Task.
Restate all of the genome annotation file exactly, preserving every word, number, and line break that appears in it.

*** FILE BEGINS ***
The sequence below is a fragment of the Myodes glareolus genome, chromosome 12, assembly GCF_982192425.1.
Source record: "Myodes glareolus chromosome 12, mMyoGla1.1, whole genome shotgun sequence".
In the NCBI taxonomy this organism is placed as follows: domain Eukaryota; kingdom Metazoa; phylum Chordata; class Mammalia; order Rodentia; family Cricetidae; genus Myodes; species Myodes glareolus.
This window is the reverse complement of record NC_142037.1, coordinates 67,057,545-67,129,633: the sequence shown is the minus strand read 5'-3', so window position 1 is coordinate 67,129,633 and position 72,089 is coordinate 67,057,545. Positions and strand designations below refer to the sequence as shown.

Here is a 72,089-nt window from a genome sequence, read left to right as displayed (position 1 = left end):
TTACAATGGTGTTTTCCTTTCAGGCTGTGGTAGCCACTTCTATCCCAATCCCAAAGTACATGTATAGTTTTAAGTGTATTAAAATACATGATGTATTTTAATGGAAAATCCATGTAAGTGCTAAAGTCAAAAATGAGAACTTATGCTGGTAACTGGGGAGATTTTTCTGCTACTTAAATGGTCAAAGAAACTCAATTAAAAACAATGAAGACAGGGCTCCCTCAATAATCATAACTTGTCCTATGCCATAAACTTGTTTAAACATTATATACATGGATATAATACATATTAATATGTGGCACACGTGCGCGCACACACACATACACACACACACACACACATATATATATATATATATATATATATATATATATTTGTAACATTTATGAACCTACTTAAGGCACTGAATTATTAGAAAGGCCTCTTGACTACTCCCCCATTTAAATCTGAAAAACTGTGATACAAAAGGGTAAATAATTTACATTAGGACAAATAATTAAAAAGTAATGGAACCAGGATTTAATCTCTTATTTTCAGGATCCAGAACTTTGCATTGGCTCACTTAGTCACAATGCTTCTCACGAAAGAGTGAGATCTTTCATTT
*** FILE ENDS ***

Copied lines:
The sequence below is a fragment of the Myodes glareolus genome, chromosome 12, assembly GCF_982192425.1.
Source record: "Myodes glareolus chromosome 12, mMyoGla1.1, whole genome shotgun sequence".
In the NCBI taxonomy this organism is placed as follows: domain Eukaryota; kingdom Metazoa; phylum Chordata; class Mammalia; order Rodentia; family Cricetidae; genus Myodes; species Myodes glareolus.
This window is the reverse complement of record NC_142037.1, coordinates 67,057,545-67,129,633: the sequence shown is the minus strand read 5'-3', so window position 1 is coordinate 67,129,633 and position 72,089 is coordinate 67,057,545. Positions and strand designations below refer to the sequence as shown.

Here is a 72,089-nt window from a genome sequence, read left to right as displayed (position 1 = left end):
TTACAATGGTGTTTTCCTTTCAGGCTGTGGTAGCCACTTCTATCCCAATCCCAAAGTACATGTATAGTTTTAAGTGTATTAAAATACATGATGTATTTTAATGGAAAATCCATGTAAGTGCTAAAGTCAAAAATGAGAACTTATGCTGGTAACTGGGGAGATTTTTCTGCTACTTAAATGGTCAAAGAAACTCAATTAAAAACAATGAAGACAGGGCTCCCTCAATAATCATAACTTGTCCTATGCCATAAACTTGTTTAAACATTATATACATGGATATAATACATATTAATATGTGGCACACGTGCGCGCACACACACATACACACACACACACACACATATATATATATATATATATATATATATATATATTTGTAACATTTATGAACCTACTTAAGGCACTGAATTATTAGAAAGGCCTCTTGACTACTCCCCCATTTAAATCTGAAAAACTGTGATACAAAAGGGTAAATAATTTACATTAGGACAAATAATTAAAAAGTAATGGAACCAGGATTTAATCTCTTATTTTCAGGATCCAGAACTTTGCATTGGCTCACTTAGTCACAATGCTTCTCACGAAAGAGTGAGATCTTTCATTT